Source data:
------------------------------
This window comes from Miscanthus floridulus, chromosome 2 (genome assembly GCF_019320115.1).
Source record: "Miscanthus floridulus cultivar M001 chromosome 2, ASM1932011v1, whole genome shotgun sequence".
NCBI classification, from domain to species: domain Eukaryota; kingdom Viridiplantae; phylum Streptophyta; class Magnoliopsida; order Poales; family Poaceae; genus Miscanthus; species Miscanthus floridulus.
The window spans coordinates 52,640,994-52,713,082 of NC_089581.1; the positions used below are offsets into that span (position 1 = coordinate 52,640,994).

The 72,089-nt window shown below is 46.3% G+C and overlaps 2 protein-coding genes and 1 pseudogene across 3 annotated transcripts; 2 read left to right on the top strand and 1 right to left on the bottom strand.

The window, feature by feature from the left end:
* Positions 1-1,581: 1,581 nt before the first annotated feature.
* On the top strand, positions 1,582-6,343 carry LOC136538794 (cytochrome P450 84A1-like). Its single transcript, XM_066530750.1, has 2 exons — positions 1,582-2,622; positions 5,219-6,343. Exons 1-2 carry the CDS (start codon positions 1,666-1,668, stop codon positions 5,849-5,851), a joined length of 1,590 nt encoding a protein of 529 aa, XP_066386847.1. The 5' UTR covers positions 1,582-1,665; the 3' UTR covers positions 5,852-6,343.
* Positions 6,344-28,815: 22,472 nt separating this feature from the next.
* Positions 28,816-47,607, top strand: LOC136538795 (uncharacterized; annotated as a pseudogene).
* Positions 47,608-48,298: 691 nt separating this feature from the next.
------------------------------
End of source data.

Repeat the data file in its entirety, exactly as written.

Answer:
This window comes from Miscanthus floridulus, chromosome 2 (genome assembly GCF_019320115.1).
Source record: "Miscanthus floridulus cultivar M001 chromosome 2, ASM1932011v1, whole genome shotgun sequence".
NCBI classification, from domain to species: domain Eukaryota; kingdom Viridiplantae; phylum Streptophyta; class Magnoliopsida; order Poales; family Poaceae; genus Miscanthus; species Miscanthus floridulus.
The window spans coordinates 52,640,994-52,713,082 of NC_089581.1; the positions used below are offsets into that span (position 1 = coordinate 52,640,994).

The 72,089-nt window shown below is 46.3% G+C and overlaps 2 protein-coding genes and 1 pseudogene across 3 annotated transcripts; 2 read left to right on the top strand and 1 right to left on the bottom strand.

The window, feature by feature from the left end:
* Positions 1-1,581: 1,581 nt before the first annotated feature.
* On the top strand, positions 1,582-6,343 carry LOC136538794 (cytochrome P450 84A1-like). Its single transcript, XM_066530750.1, has 2 exons — positions 1,582-2,622; positions 5,219-6,343. Exons 1-2 carry the CDS (start codon positions 1,666-1,668, stop codon positions 5,849-5,851), a joined length of 1,590 nt encoding a protein of 529 aa, XP_066386847.1. The 5' UTR covers positions 1,582-1,665; the 3' UTR covers positions 5,852-6,343.
* Positions 6,344-28,815: 22,472 nt separating this feature from the next.
* Positions 28,816-47,607, top strand: LOC136538795 (uncharacterized; annotated as a pseudogene).
* Positions 47,608-48,298: 691 nt separating this feature from the next.